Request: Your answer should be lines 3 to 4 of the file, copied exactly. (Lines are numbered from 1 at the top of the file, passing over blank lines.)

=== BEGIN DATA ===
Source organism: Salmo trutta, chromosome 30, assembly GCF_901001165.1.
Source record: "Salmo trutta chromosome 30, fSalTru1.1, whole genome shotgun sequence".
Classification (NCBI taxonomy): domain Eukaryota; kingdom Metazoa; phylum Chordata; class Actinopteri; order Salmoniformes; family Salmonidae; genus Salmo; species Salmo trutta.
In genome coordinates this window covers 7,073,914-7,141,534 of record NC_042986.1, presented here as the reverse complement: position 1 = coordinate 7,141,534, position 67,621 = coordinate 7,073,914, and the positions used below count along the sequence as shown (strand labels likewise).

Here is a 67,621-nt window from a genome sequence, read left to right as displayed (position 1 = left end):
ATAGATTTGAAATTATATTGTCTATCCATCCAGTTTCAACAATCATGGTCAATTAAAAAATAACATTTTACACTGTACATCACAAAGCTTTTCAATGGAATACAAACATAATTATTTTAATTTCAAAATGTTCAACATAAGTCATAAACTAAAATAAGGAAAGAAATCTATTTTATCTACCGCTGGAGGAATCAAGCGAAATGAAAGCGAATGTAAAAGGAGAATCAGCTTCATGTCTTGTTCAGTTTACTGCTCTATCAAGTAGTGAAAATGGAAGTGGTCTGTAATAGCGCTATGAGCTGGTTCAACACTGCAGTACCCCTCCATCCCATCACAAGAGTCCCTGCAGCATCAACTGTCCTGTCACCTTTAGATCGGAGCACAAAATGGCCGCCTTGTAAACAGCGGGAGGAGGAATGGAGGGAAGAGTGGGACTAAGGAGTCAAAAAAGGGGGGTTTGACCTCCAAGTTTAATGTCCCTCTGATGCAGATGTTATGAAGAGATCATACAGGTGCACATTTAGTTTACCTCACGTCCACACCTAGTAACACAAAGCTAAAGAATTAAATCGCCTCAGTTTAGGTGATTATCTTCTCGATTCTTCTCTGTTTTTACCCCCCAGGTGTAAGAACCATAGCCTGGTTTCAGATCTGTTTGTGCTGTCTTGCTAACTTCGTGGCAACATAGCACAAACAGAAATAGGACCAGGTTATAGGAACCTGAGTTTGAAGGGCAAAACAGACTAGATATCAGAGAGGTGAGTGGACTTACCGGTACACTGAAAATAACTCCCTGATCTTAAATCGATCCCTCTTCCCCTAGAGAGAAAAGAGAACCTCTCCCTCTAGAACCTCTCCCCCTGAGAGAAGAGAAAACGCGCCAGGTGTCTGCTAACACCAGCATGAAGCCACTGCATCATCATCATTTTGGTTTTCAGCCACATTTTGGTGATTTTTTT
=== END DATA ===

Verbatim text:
Classification (NCBI taxonomy): domain Eukaryota; kingdom Metazoa; phylum Chordata; class Actinopteri; order Salmoniformes; family Salmonidae; genus Salmo; species Salmo trutta.
In genome coordinates this window covers 7,073,914-7,141,534 of record NC_042986.1, presented here as the reverse complement: position 1 = coordinate 7,141,534, position 67,621 = coordinate 7,073,914, and the positions used below count along the sequence as shown (strand labels likewise).